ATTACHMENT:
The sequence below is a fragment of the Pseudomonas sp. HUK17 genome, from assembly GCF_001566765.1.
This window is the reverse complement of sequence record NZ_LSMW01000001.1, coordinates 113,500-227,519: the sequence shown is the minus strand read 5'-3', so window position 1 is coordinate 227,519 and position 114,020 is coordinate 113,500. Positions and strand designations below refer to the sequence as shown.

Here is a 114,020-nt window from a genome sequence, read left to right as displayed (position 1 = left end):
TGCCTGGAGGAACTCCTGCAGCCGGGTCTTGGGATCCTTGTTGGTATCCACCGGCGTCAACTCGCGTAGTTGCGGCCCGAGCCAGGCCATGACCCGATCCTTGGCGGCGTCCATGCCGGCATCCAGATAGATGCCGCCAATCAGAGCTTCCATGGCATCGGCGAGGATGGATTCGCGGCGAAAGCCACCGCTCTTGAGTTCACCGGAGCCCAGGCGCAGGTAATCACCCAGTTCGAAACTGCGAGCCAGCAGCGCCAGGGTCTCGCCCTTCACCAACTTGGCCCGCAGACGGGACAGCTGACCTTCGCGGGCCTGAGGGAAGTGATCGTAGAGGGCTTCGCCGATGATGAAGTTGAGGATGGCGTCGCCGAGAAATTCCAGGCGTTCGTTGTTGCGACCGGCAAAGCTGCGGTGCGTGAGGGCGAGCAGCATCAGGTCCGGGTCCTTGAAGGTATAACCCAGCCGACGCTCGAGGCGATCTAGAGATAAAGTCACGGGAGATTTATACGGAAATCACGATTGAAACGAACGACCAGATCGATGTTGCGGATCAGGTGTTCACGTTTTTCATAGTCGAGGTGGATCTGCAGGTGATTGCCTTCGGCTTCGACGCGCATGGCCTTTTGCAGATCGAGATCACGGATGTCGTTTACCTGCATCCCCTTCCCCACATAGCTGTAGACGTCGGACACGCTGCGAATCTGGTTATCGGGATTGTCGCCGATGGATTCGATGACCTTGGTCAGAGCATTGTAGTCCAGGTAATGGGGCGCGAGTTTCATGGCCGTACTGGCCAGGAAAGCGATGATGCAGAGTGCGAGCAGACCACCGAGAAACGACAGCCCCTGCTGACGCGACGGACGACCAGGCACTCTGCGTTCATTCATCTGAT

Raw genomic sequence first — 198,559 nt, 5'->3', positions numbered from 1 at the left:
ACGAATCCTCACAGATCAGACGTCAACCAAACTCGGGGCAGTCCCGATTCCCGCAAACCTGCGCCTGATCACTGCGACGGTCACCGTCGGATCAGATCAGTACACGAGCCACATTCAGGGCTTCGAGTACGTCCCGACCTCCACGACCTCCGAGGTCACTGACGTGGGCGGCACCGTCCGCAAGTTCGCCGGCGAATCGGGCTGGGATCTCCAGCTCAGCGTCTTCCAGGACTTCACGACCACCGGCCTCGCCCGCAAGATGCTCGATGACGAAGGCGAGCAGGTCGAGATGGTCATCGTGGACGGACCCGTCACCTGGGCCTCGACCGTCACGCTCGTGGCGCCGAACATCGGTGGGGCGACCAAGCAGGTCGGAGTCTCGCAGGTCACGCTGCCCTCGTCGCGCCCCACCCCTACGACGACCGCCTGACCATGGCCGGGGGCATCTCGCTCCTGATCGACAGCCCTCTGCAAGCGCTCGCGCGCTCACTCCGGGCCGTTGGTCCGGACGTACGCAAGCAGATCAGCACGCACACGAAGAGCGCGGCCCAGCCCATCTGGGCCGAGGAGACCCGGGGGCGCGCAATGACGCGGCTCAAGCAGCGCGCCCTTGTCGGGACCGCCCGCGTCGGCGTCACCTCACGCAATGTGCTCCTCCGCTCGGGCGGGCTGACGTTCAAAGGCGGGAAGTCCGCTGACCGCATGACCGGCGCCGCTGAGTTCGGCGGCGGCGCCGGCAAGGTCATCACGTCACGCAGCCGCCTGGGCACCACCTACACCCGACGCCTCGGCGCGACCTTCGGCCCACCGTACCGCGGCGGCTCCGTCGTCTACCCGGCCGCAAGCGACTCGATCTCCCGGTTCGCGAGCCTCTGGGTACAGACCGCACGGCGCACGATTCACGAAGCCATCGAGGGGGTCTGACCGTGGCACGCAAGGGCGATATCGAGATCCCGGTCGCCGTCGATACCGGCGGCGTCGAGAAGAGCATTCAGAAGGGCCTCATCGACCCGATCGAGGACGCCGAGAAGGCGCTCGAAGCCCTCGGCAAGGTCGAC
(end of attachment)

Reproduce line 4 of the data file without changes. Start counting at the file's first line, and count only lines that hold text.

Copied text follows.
TGCCTGGAGGAACTCCTGCAGCCGGGTCTTGGGATCCTTGTTGGTATCCACCGGCGTCAACTCGCGTAGTTGCGGCCCGAGCCAGGCCATGACCCGATCCTTGGCGGCGTCCATGCCGGCATCCAGATAGATGCCGCCAATCAGAGCTTCCATGGCATCGGCGAGGATGGATTCGCGGCGAAAGCCACCGCTCTTGAGTTCACCGGAGCCCAGGCGCAGGTAATCACCCAGTTCGAAACTGCGAGCCAGCAGCGCCAGGGTCTCGCCCTTCACCAACTTGGCCCGCAGACGGGACAGCTGACCTTCGCGGGCCTGAGGGAAGTGATCGTAGAGGGCTTCGCCGATGATGAAGTTGAGGATGGCGTCGCCGAGAAATTCCAGGCGTTCGTTGTTGCGACCGGCAAAGCTGCGGTGCGTGAGGGCGAGCAGCATCAGGTCCGGGTCCTTGAAGGTATAACCCAGCCGACGCTCGAGGCGATCTAGAGATAAAGTCACGGGAGATTTATACGGAAATCACGATTGAAACGAACGACCAGATCGATGTTGCGGATCAGGTGTTCACGTTTTTCATAGTCGAGGTGGATCTGCAGGTGATTGCCTTCGGCTTCGACGCGCATGGCCTTTTGCAGATCGAGATCACGGATGTCGTTTACCTGCATCCCCTTCCCCACATAGCTGTAGACGTCGGACACGCTGCGAATCTGGTTATCGGGATTGTCGCCGATGGATTCGATGACCTTGGTCAGAGCATTGTAGTCCAGGTAATGGGGCGCGAGTTTCATGGCCGTACTGGCCAGGAAAGCGATGATGCAGAGTGCGAGCAGACCACCGAGAAACGACAGCCCCTGCTGACGCGACGGACGACCAGGCACTCTGCGTTCATTCATCTGAT